Bordertown Vineyards Pinot Blanc 2014 ($19). I have not changed my mind about this wine since a previous review; and I was pleased to taste it again at the winery. It is encouraging to see an excellent wine from a variety sometimes overlooked by consumers. The wine has aromas and flavours of apples. It is crisp and fresh on the palate with a dry finish and with good minerality. 90.
Bordertown Vineyards Muscat 2015 ($22). This wine begins with a delicately floral rose petal spice on the nose, leading to an exotic mix of flavours ranging from Asian pear to Mandarin orange. The wine has a classic note of ginger on the finish. 91.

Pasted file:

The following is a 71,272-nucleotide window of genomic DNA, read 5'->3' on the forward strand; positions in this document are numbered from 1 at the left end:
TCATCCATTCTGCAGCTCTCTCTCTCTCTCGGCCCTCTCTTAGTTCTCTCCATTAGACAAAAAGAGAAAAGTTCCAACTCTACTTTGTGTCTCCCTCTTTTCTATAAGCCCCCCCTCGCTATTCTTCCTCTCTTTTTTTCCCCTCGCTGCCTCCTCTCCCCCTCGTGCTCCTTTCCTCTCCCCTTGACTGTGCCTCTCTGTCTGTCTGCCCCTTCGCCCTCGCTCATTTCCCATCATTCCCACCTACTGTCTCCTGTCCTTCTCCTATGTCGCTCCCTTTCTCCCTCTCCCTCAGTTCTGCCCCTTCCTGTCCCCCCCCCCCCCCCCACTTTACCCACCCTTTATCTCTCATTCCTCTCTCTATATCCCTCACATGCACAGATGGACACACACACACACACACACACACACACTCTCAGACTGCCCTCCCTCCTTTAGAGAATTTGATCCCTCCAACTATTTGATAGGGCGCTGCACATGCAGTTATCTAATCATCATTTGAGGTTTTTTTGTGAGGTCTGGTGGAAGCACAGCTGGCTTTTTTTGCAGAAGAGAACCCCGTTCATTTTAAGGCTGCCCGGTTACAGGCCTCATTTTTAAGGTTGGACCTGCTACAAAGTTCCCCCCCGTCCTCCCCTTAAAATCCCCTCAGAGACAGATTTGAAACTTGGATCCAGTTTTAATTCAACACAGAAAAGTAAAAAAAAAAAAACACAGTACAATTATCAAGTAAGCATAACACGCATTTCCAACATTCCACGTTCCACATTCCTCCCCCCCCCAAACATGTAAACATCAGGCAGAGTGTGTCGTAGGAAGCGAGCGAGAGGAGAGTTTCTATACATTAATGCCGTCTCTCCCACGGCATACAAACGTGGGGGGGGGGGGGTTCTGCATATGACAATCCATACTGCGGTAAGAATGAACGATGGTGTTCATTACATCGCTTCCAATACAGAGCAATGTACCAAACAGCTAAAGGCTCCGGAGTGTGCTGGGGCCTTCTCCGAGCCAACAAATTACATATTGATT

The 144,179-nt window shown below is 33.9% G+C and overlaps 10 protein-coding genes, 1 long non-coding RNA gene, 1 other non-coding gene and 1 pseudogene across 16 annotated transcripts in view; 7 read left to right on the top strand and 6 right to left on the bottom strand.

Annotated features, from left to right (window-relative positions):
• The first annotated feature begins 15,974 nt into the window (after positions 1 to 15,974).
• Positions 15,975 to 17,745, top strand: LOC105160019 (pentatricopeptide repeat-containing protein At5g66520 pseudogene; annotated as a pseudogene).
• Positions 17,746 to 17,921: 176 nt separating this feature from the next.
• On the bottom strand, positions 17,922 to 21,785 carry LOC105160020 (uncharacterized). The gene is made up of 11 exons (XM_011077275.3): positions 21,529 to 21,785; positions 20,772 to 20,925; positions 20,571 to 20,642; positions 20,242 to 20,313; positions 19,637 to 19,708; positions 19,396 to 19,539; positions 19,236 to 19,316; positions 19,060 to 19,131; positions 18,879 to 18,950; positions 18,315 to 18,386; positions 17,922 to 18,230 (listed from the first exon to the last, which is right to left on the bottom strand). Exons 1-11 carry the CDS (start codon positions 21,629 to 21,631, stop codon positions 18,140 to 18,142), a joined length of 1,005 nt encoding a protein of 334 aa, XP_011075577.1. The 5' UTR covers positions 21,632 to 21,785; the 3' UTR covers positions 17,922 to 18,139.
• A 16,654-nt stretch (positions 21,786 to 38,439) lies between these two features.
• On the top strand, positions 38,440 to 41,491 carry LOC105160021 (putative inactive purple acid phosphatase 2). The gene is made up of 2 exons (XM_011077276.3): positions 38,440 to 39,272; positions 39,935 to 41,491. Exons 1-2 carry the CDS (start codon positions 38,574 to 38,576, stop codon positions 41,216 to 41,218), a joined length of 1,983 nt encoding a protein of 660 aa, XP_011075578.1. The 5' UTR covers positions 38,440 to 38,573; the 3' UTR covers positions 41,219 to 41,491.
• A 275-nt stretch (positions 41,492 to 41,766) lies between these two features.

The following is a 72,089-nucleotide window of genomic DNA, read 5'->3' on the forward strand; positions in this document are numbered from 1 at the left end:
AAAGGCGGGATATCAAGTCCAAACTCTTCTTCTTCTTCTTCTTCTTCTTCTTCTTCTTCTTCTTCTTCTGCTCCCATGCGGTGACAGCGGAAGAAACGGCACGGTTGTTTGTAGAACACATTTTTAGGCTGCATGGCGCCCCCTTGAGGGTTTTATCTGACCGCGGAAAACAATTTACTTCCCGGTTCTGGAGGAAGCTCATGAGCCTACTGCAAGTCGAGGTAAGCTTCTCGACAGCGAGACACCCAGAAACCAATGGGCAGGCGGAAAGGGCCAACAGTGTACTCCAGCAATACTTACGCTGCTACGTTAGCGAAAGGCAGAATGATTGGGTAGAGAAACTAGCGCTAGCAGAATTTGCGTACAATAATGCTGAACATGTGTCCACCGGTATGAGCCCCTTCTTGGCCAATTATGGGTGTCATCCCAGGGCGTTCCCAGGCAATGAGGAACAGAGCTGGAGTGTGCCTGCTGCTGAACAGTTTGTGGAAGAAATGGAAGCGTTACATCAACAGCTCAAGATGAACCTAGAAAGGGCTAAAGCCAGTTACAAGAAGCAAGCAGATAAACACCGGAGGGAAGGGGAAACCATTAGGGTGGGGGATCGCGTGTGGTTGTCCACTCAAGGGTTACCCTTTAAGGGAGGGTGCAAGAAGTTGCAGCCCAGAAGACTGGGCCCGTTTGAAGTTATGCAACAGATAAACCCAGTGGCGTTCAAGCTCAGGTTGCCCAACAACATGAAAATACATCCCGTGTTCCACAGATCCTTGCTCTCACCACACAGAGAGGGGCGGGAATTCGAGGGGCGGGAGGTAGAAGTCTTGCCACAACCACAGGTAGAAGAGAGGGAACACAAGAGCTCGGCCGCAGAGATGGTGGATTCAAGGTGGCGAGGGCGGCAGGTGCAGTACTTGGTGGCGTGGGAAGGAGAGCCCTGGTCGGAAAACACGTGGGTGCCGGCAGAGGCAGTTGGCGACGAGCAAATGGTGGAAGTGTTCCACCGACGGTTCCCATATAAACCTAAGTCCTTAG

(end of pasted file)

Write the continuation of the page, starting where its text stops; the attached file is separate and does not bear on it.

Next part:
Bordertown Vineyards Grüner Veltliner 2015 ($22). This is the great Austrian white variety that has gained a foothold in the Okanagan of late. So far, Bordertown is just one of four BC wineries with the variety. The wine has aromas of melon, green apple and pineapple which are echoed on the palate. A good mineral backbone adds to the weight of this crisp and dry white. 91.
Bordertown Vineyards Gewürztraminer 2015 ($20). This wine has aromas and flavours of lychee and grapefruit with a spicy finish. 89.
Bordertown Vineyards Riesling 2014 ($19). Tangy with bright acidity, this wine is packed with lemon and lime flavours. The finish is dry. 88.
Bordertown Vineyards Living Desert White 2015 ($18 for 1,200 cases). This is a blend of 63% Pinot Gris, 27% Riesling and 10% Orange Muscat. The wine begins with aromas of new-mown hay mingled with pear and apple. This is echoed on the palate. The wine is crisp, with a dry, spicy finish. 90.